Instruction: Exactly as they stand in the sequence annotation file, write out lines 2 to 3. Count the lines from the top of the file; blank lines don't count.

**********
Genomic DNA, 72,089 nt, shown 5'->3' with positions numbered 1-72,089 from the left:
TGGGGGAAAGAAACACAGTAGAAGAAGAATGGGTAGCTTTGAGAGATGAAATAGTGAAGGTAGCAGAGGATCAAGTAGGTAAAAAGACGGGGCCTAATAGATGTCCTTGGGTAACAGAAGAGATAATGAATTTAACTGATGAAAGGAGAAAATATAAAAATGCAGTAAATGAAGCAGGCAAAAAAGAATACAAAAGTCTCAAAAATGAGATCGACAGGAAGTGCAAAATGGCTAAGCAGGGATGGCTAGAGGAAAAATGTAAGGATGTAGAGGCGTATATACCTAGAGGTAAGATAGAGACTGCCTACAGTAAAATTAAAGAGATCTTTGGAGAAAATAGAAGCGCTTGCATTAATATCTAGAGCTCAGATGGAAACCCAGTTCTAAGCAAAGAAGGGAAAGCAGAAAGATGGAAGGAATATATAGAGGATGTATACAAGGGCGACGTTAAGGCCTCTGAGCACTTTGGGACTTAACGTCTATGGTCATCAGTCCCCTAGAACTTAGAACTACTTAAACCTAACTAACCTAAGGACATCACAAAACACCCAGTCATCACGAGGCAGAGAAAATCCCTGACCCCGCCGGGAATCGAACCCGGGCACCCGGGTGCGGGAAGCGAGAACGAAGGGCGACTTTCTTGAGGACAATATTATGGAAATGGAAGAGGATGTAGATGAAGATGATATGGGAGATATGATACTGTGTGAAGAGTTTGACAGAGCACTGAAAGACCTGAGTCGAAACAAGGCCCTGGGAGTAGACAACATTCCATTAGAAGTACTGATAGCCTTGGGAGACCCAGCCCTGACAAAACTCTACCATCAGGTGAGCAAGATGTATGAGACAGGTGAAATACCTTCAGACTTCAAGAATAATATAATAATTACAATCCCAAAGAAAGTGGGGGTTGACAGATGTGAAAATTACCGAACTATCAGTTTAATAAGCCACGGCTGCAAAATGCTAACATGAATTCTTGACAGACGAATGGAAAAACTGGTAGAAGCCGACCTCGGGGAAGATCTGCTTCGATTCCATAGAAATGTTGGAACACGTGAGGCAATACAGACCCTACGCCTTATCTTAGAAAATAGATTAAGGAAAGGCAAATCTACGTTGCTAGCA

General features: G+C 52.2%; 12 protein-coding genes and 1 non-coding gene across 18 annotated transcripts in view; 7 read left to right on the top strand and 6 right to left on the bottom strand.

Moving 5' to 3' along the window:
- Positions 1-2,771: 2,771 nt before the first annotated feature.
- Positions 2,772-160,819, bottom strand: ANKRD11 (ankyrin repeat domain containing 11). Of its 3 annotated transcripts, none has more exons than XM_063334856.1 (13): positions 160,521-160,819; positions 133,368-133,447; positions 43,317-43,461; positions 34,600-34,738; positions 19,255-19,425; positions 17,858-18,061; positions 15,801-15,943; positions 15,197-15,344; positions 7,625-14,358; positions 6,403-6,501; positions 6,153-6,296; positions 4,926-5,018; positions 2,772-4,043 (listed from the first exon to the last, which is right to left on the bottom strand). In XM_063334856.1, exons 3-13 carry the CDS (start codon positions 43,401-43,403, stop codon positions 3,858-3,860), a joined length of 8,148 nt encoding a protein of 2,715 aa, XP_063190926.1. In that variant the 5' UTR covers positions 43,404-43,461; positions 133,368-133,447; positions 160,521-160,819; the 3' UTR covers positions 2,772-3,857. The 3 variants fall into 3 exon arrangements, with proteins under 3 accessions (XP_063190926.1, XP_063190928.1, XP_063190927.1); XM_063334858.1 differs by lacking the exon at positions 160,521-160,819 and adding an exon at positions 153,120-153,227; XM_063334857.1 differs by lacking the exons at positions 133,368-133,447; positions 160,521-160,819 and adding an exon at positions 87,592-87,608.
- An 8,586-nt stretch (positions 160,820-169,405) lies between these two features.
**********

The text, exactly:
TGGGGGAAAGAAACACAGTAGAAGAAGAATGGGTAGCTTTGAGAGATGAAATAGTGAAGGTAGCAGAGGATCAAGTAGGTAAAAAGACGGGGCCTAATAGATGTCCTTGGGTAACAGAAGAGATAATGAATTTAACTGATGAAAGGAGAAAATATAAAAATGCAGTAAATGAAGCAGGCAAAAAAGAATACAAAAGTCTCAAAAATGAGATCGACAGGAAGTGCAAAATGGCTAAGCAGGGATGGCTAGAGGAAAAATGTAAGGATGTAGAGGCGTATATACCTAGAGGTAAGATAGAGACTGCCTACAGTAAAATTAAAGAGATCTTTGGAGAAAATAGAAGCGCTTGCATTAATATCTAGAGCTCAGATGGAAACCCAGTTCTAAGCAAAGAAGGGAAAGCAGAAAGATGGAAGGAATATATAGAGGATGTATACAAGGGCGACGTTAAGGCCTCTGAGCACTTTGGGACTTAACGTCTATGGTCATCAGTCCCCTAGAACTTAGAACTACTTAAACCTAACTAACCTAAGGACATCACAAAACACCCAGTCATCACGAGGCAGAGAAAATCCCTGACCCCGCCGGGAATCGAACCCGGGCACCCGGGTGCGGGAAGCGAGAACGAAGGGCGACTTTCTTGAGGACAATATTATGGAAATGGAAGAGGATGTAGATGAAGATGATATGGGAGATATGATACTGTGTGAAGAGTTTGACAGAGCACTGAAAGACCTGAGTCGAAACAAGGCCCTGGGAGTAGACAACATTCCATTAGAAGTACTGATAGCCTTGGGAGACCCAGCCCTGACAAAACTCTACCATCAGGTGAGCAAGATGTATGAGACAGGTGAAATACCTTCAGACTTCAAGAATAATATAATAATTACAATCCCAAAGAAAGTGGGGGTTGACAGATGTGAAAATTACCGAACTATCAGTTTAATAAGCCACGGCTGCAAAATGCTAACATGAATTCTTGACAGACGAATGGAAAAACTGGTAGAAGCCGACCTCGGGGAAGATCTGCTTCGATTCCATAGAAATGTTGGAACACGTGAGGCAATACAGACCCTACGCCTTATCTTAGAAAATAGATTAAGGAAAGGCAAATCTACGTTGCTAGCA

General features: G+C 52.2%; 12 protein-coding genes and 1 non-coding gene across 18 annotated transcripts in view; 7 read left to right on the top strand and 6 right to left on the bottom strand.